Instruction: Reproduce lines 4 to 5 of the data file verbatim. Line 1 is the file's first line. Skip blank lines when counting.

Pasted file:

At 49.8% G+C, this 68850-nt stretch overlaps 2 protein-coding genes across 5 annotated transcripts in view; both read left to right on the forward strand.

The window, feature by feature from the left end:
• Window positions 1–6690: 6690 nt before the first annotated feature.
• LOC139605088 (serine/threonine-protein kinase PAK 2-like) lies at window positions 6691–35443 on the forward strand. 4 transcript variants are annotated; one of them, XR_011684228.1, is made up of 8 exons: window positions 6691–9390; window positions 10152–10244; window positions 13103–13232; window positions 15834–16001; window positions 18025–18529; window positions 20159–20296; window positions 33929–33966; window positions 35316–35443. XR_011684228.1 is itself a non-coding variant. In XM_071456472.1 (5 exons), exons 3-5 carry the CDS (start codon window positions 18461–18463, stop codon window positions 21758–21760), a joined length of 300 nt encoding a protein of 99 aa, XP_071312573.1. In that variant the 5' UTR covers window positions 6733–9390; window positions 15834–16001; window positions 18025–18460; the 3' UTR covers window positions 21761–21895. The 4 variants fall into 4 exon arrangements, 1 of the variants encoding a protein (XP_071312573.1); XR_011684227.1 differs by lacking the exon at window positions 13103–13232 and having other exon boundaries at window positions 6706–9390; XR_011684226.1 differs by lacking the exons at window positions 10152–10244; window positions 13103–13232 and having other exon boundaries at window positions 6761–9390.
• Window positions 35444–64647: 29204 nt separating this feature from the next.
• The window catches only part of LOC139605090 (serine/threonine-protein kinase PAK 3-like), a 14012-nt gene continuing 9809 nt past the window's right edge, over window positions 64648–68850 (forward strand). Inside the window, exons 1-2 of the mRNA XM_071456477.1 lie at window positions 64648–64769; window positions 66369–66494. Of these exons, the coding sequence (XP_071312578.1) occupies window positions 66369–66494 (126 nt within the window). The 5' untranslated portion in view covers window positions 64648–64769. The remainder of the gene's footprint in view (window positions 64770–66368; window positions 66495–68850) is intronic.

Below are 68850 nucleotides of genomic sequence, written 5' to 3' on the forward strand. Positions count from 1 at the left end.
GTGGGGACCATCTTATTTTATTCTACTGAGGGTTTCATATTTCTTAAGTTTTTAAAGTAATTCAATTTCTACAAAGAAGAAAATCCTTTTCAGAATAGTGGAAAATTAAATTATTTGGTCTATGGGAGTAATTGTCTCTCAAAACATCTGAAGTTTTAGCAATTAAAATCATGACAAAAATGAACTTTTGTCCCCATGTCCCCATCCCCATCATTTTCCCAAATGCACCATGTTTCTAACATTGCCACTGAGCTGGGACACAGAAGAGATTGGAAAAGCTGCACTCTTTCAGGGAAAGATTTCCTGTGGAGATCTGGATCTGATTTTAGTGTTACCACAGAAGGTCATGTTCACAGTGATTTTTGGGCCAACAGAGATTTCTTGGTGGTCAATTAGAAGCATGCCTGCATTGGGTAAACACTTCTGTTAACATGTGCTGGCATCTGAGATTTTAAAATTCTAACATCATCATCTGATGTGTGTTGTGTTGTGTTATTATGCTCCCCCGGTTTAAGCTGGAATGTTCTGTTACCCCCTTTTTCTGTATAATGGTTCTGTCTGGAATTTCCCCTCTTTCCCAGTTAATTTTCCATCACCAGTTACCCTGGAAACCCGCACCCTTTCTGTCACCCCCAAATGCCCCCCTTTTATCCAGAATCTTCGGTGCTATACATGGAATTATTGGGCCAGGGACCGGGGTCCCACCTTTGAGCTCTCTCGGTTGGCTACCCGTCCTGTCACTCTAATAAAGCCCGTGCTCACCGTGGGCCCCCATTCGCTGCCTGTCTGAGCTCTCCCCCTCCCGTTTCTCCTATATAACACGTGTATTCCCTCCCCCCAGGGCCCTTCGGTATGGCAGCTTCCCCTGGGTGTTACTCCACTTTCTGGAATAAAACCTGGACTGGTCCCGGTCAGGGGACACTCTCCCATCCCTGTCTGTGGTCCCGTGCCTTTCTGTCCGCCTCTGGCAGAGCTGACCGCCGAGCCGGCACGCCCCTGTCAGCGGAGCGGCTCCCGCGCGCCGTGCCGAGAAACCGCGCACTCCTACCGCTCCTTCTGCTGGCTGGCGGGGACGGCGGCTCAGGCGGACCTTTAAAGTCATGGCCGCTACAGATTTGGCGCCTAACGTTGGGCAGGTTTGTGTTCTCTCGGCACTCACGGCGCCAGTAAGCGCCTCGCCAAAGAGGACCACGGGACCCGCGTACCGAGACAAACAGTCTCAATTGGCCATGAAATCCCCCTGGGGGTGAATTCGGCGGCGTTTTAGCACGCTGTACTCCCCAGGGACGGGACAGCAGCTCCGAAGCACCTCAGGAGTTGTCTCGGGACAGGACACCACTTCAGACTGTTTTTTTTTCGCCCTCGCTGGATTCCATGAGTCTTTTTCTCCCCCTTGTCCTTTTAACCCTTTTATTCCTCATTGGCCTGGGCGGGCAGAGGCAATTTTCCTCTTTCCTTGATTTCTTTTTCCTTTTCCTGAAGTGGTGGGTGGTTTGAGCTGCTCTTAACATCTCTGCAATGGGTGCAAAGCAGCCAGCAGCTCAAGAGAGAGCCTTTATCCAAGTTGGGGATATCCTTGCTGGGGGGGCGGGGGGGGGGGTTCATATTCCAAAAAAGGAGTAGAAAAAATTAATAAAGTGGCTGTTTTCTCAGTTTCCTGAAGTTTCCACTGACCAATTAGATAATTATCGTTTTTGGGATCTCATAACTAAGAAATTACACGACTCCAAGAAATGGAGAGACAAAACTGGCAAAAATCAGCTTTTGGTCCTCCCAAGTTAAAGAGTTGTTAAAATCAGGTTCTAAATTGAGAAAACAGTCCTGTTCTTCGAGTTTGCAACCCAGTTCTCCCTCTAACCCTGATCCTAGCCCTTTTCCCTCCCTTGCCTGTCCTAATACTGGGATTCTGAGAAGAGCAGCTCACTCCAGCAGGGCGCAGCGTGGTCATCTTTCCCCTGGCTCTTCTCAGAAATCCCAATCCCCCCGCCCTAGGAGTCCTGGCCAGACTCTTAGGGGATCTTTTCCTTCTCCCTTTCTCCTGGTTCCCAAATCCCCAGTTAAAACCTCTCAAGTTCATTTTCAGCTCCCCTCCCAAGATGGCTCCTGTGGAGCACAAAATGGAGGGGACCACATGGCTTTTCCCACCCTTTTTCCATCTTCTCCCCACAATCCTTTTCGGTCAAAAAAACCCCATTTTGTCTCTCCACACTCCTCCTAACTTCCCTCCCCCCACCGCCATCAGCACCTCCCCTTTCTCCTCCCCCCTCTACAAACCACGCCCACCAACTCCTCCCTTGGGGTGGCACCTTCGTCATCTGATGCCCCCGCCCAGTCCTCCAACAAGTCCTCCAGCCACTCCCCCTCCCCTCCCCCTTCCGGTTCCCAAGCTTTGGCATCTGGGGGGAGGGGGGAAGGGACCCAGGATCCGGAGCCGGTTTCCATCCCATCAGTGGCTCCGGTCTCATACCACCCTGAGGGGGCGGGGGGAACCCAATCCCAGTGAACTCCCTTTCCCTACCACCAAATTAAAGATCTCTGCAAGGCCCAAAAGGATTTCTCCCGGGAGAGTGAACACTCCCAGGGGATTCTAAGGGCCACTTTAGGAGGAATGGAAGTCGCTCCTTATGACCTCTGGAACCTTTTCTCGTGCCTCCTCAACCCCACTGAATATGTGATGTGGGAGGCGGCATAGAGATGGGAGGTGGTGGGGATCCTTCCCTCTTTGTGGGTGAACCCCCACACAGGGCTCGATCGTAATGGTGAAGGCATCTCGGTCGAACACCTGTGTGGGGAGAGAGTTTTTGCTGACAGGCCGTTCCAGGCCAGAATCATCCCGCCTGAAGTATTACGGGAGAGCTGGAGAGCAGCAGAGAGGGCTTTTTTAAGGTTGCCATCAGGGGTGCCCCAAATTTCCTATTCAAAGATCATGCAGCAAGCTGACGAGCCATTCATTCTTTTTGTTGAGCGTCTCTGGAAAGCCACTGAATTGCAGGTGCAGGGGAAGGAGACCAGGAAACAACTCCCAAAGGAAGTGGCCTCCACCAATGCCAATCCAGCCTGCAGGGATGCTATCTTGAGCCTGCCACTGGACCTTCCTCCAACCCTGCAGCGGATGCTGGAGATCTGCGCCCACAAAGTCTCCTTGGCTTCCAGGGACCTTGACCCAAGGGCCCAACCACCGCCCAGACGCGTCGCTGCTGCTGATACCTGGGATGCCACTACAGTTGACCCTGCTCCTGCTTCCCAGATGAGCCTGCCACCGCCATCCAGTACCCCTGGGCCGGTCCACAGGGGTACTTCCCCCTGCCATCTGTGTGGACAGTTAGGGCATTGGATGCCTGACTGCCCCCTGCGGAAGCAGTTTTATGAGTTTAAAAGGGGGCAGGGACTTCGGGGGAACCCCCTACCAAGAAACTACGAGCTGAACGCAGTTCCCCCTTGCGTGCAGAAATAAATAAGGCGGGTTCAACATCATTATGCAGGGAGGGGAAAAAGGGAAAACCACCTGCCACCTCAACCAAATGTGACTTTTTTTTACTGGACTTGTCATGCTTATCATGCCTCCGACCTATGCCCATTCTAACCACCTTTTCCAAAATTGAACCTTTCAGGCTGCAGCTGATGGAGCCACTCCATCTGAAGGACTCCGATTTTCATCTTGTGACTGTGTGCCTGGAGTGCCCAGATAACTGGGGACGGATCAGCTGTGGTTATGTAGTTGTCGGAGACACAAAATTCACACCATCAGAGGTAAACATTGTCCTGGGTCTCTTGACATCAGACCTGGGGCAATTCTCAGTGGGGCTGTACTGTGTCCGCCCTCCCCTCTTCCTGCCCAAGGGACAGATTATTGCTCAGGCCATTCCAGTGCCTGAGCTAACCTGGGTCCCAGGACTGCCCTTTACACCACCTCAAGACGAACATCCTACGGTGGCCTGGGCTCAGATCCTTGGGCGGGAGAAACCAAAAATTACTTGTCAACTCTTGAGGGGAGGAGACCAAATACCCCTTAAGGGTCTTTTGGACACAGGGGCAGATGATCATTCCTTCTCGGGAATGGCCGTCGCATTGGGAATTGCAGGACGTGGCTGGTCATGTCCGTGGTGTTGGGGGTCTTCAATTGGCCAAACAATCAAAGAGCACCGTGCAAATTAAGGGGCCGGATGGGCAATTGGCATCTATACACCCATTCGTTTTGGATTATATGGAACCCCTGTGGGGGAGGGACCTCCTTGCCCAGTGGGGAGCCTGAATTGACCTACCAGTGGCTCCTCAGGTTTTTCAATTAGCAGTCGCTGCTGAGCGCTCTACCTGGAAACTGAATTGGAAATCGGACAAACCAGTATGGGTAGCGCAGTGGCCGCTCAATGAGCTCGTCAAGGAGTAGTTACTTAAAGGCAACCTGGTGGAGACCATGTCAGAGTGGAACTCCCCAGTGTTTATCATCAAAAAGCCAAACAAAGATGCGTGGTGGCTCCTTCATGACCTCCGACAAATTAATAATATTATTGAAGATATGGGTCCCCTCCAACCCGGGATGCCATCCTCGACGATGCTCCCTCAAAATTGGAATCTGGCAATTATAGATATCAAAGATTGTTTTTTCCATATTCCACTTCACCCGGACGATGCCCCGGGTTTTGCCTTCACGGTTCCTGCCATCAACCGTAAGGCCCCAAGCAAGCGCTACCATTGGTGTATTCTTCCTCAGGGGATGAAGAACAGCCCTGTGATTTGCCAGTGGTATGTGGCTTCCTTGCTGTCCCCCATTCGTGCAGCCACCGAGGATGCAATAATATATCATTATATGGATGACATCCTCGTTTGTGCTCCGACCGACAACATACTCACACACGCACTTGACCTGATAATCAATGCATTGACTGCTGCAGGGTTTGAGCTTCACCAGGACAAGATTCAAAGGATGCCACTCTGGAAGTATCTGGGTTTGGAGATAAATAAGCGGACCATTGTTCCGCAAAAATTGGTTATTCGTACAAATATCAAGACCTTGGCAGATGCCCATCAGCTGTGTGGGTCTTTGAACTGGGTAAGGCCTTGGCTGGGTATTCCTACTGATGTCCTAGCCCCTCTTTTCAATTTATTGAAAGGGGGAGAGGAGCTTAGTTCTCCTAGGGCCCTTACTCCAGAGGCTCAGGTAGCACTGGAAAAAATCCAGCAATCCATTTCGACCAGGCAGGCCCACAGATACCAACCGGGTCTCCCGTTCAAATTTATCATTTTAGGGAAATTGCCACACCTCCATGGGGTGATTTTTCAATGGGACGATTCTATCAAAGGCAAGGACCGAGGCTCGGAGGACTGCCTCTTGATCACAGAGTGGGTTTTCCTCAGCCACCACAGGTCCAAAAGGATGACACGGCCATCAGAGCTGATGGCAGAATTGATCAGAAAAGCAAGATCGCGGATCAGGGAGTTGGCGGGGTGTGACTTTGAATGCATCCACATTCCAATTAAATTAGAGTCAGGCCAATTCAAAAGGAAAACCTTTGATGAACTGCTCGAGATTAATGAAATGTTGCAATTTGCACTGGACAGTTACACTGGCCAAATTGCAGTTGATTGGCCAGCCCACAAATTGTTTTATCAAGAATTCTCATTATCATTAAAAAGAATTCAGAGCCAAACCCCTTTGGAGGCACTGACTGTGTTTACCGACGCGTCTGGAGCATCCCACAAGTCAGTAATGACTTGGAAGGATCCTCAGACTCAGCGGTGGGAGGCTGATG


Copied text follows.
• LOC139605088 (serine/threonine-protein kinase PAK 2-like) lies at window positions 6691–35443 on the forward strand. 4 transcript variants are annotated; one of them, XR_011684228.1, is made up of 8 exons: window positions 6691–9390; window positions 10152–10244; window positions 13103–13232; window positions 15834–16001; window positions 18025–18529; window positions 20159–20296; window positions 33929–33966; window positions 35316–35443. XR_011684228.1 is itself a non-coding variant. In XM_071456472.1 (5 exons), exons 3-5 carry the CDS (start codon window positions 18461–18463, stop codon window positions 21758–21760), a joined length of 300 nt encoding a protein of 99 aa, XP_071312573.1. In that variant the 5' UTR covers window positions 6733–9390; window positions 15834–16001; window positions 18025–18460; the 3' UTR covers window positions 21761–21895. The 4 variants fall into 4 exon arrangements, 1 of the variants encoding a protein (XP_071312573.1); XR_011684227.1 differs by lacking the exon at window positions 13103–13232 and having other exon boundaries at window positions 6706–9390; XR_011684226.1 differs by lacking the exons at window positions 10152–10244; window positions 13103–13232 and having other exon boundaries at window positions 6761–9390.
• Window positions 35444–64647: 29204 nt separating this feature from the next.